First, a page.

Traveling by car for the holidays

RENO, Nev. (KOLO) - We wanted to start off immediately. A story about getting on the road to your final destination. But Nevada Highway Patrol Trooper Dan Gordon had some other ideas.

Courtesy: lorenz.markus97 / Flickr / CC BY 2.0

“There are a couple of things that people should do before we take a trip, especially an extended trip,” Trooper Gordon told us.

He suggests examining your car now before you head out. Things like checking tire pressure, lights, windshield wipers. Make sure you fill the reservoir with the proper fluid.

“The stuff that can be used in the summer is pretty much water-based. It will freeze. It will clog the lines. It will be useless,” said Trooper Gordon.

The label on the windshield wiper fluid will tell you if it's for temperatures below zero. The oil and antifreeze should be filled if needed. Travel on a full tank of gas always. Don't depend upon another gas station down the road; there might not be one.

”That way if you do break down, some sort of mechanical failure, and your car still runs, you have heat,” Trooper Gordon observes.

Familiarize yourself with things like snow chains and carry them. Check the back of your car; if there is a spare, make sure it's in good working order, and know where the jack and lug wrench are. But there's a new trend those who help motorists are seeing. In newer cars. There may be no spare tire at all.

“Go to the back of the trunk and where the spare should be is the can of fix-a-flat and air compressor. Depending upon the severity of the flat it could be completely gone in seconds by the time you pull over in a safe location and that fix-a-flat is not going to help you there,” says Jason Nelson with NDOT's Freeway Service Patrol.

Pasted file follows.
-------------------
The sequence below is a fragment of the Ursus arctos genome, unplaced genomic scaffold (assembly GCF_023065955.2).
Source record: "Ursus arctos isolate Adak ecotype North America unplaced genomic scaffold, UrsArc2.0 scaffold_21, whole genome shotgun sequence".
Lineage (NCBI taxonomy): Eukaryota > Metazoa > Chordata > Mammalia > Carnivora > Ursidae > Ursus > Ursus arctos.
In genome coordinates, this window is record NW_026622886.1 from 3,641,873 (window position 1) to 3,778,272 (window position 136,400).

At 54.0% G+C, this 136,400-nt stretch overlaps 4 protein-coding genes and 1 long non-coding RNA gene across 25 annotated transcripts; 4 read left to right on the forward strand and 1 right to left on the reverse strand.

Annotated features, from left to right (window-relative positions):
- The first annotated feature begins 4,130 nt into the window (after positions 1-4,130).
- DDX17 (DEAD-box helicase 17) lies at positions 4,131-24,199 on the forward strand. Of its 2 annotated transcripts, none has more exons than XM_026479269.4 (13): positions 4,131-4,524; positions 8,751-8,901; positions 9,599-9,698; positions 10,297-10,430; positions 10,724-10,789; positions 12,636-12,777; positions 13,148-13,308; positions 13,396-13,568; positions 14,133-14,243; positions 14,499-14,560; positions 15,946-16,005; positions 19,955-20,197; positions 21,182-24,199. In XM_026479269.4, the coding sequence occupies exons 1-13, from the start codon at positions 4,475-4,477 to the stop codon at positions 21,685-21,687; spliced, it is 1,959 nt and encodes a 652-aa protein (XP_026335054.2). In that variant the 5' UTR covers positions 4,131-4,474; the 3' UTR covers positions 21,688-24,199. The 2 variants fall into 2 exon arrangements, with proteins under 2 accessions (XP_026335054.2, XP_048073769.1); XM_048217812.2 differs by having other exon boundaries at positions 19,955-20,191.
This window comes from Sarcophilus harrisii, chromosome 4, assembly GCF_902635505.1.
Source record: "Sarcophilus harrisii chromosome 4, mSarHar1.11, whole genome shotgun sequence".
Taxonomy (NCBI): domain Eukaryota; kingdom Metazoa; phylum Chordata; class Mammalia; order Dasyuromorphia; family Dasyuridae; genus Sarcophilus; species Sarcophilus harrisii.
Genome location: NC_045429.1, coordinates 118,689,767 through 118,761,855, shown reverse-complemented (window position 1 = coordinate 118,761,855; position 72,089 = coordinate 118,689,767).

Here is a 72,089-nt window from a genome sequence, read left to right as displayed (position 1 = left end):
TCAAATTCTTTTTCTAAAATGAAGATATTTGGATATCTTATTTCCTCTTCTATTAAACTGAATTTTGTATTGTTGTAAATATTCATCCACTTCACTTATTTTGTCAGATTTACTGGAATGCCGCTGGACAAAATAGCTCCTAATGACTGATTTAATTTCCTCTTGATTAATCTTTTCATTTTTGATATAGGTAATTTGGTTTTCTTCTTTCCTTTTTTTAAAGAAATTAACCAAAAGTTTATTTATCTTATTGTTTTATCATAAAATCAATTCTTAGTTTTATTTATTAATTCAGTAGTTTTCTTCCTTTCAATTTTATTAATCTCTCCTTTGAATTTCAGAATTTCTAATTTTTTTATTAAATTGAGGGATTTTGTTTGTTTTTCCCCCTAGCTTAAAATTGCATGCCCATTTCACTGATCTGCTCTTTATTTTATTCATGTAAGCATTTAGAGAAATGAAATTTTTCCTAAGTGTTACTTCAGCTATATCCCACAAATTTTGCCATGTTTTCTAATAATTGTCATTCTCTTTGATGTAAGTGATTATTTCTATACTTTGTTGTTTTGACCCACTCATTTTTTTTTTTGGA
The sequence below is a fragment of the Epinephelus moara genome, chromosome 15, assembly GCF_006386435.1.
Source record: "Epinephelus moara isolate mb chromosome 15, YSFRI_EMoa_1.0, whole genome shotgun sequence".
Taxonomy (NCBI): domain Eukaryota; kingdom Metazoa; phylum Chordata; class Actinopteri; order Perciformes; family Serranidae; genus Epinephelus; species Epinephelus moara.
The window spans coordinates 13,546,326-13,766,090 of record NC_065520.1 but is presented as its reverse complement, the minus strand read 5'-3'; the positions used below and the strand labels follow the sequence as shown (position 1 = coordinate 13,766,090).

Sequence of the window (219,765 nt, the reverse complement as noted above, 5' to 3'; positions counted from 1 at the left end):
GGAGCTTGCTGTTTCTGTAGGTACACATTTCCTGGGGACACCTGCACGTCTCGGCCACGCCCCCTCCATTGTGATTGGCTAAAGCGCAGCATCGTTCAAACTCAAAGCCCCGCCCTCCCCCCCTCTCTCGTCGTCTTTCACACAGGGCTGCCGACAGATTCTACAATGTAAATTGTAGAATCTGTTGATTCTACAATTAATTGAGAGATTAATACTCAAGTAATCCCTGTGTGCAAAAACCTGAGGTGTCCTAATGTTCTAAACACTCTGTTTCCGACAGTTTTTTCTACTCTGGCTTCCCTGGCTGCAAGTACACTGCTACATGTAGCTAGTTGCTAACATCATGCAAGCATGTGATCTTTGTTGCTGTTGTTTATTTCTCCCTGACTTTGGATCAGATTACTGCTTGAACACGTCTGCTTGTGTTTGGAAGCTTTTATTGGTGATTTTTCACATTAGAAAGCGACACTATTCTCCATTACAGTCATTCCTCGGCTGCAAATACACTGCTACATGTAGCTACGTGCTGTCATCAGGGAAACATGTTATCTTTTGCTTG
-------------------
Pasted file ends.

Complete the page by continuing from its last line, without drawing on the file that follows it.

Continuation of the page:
Nelson says new or used, check your car and see what it doesn't have inside. If a spare tire is missing, get one, and all the equipment needed to change a tire.

Before leaving, tell a couple people when you are leaving, what route you are taking, and what time you expect to get to your destination.

If at some point you have to pull to the side of the road for an emergency, make you're way to the right shoulder, the safest part of the road.

Trooper Gordon says as you pull to the right, look for obstacles in the road, or objects that have landed on the right shoulder; avoid them if possible.

Look at your surroundings. Look for street signs or mile markers. That will help you let law enforcement or a tow truck know where you are. Put your hazard lights on.

While he says you can leave your car, don't travel too far.

“The farther you get from your car, and especially as we get into the rural areas, the harder it will be to find you and you are away from shelter,” Trooper Gordon says.

The trooper says while you are waiting for help....never ever take a ride from a stranger. Instead, he says, “Have them drive a couple of miles up; when they get cell service maybe call and say, hey there is a stranded motorists down there.”

Depending upon the amount of gas you have and the car you are driving you can turn the car off and on to keep warm.

“But bring extra blankets and socks and stuff like that. It is the middle of December or January or one of the cold months, and we will get up to the car, and they are in a short-sleeved shirt and shorts. It's almost like you have to prepare for the worst. You pray for the best, but prepare for the worst,” says Trooper Gordon.